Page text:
Dew still clung to the grass and covered the Veterans Memorial at Memory Mall as volunteers and participants gathered early Saturday morning for the inaugural Operation Giveback 5K/10K/Kids Run.Walk.Roll to benefit the Wounded Warrior Project.
Over 1,100 people signed up to participate and nearly 1,000 gathered to run, walk or roll the 5K or 10K course around the UCF campus to raise over $50,000 for wounded veterans.
The Wounded Warriors Project is a Jacksonville-based nonprofit organization that aims to help wounded military personnel around the country by connecting them with other organizations that can help to address their specific needs.
Many of the participants at Operation Giveback walked or ran to honor a family member or friend.
Scott Brady of Leesburg, Fla. ran the 5K while sporting a shirt that said “I’m running 4 my heroes” at the top and listed his friends who are currently deployed in each of the four branches of the military. The person at the very top of the list, Joseph Flory, has been Brady’s best friend since kindergarten and is currently in Iraq. “I did it for them,” Brady said. “When a friend told me about Operation Giveback, I knew I had to do it for them.”
Jose Garcia-Aponte came up with the idea for Operation Giveback. Garcia-Aponte is a retired Command Sergeant Major who served 29 years in the army and said his idea to develop Operation Giveback is his way of giving back to the community. “The army to me wasn’t a job, it was a dream. I have a passion for the military,” said Garcia-Aponte. “I love soldiers and this is why I still want to be involved with this community.”
Garcia-Aponte first thought of the idea for Operation Giveback when he saw Teresa Arciola on Oprah during the “America’s Bravest Families” show in January. Arciola’s son Michael was killed in Iraq in 2005, and was buried in Arlington national cemetery. Arciola would travel five hours one way to Arlington to visit her son’s grave and read his favorite childhood book Corduroy.
“When I heard Teresa’s story, I got so emotional. It broke my heart. So I told my wife that we had to do something to support the wounded warriors,” said Garcia-Aponte. “Oprah gave a call to action for everybody to do something in their community. My wife and I chose to answer that call so we developed Operation Giveback, and now it’s become a movement.”
Teresa Arciola was personally invited to the event, but was nervous about attending because she didn’t know anyone. That all changed when she heard it was to benefit the Wounded Warriors Project. “I knew about the organization because one of Michael’s friends had lost his leg in combat and Wounded Warriors was there for him,” Arciola said. “I think it’s so great what [Operation Giveback] is doing and I’m so glad that I could be here for the beginning of all of this.”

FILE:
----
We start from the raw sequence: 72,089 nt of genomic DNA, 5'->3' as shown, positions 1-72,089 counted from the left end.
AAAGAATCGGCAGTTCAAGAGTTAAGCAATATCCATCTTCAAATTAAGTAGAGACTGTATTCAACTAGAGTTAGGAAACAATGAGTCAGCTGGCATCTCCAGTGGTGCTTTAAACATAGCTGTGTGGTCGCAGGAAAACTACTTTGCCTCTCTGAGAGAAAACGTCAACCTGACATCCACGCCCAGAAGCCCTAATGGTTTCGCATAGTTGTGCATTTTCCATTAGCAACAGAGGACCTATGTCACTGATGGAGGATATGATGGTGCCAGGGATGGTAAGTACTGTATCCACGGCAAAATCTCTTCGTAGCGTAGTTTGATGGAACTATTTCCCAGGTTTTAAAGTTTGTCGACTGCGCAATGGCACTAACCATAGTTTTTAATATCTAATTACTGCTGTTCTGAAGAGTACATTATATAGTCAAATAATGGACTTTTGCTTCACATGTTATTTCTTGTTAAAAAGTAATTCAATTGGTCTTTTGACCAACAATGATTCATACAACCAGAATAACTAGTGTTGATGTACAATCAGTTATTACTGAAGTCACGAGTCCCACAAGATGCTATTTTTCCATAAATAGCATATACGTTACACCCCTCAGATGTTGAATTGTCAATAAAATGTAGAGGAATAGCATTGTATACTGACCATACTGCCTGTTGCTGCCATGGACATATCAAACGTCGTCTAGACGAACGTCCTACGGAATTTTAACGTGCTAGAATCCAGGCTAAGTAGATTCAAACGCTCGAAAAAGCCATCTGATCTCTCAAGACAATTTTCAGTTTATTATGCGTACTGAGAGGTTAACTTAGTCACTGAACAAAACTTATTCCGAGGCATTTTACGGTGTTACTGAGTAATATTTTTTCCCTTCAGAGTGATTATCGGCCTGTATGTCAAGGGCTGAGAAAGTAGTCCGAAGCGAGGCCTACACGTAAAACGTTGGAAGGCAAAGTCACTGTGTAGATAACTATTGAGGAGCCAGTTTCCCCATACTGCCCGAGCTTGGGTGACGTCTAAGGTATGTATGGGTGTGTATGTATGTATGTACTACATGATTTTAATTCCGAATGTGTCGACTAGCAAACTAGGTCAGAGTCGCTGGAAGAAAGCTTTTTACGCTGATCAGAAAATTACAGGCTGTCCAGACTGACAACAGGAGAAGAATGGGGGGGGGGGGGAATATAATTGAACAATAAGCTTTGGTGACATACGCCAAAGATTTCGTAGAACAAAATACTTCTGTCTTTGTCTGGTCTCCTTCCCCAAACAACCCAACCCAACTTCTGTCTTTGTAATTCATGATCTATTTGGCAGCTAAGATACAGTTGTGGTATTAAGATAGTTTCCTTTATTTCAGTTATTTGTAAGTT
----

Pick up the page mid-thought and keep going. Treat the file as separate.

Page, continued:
Members of the UCF Army ROTC 10-miler Team participated in Operation Giveback as part of their training.
Taylor Brodt, a junior history major at UCF and member of the UCF Army ROTC 10-miler Team, said the ROTC paid their way to compete in Operation Giveback. “ROTC paid our way into this race so we could support and also make a name for UCF ROTC.”
Among the thousand people participating in the race to honor a wounded family member or friend, to support the cause for wounded servicemen in general, or just to keep on a steady training regimen, a handful were actually wounded warriors themselves.
In May of 2009, an Iraqi carrying an AK-47 shot Sgt. First Class Charles Ray Armstead point blank in the stomach. Doctors thought he would only live for two hours because he had lost so much blood. He spent recovery time at Brooke Army Medical Center, Walter Reed Army Medical Center and at Fort Hood.
Armstead rolled the course in his wheelchair.
Armstead first got involved with the Wounded Warriors Project during his time at Brooke Army Medical Center and heard about Operation Giveback through the Warrior Transition Brigade at Fort Hood.
Armstead said that participating in Operation Giveback is another step in his recovery process. “It’s a big part of the process: getting out and about and meeting new people and seeing others who are going through the same things that you are going through,” Armstead said. “It’s great to see the support that everyone is showing for [the Wounded Warriors Project].”
In 2005, Sgt. Noé Santos was thrown out of his Humvee after it was hit by one of three Improvised Explosive Devices in Iraq. His left leg was amputated at the hip after he arrived at the Walter Reed Army Medical Center in Washington, D.C.
Santos said that the Wounded Warrior Project has been very helpful in his transition from military life and being wounded to going back to civilian life, from learning to walk again to even cooking, cleaning and bathing. He doesn’t like to call it a challenge. “I try to live one day at a time,” Santos said.
Santos said “it felt pretty darn good” to finish walking the 5K for Operation Giveback. “Everybody here and all the support really means the world to us,” Santos said. “I never had a doubt that I was going to finish. I was going to do it whether it took me crawling across the finish line.”
Source: Central Florida Future, Operation Giveback raises more than $50K by Katie Dees, Photo Editor. Published: Sunday, May 15, 2011. Updated: Monday, May 16, 2011 02:05.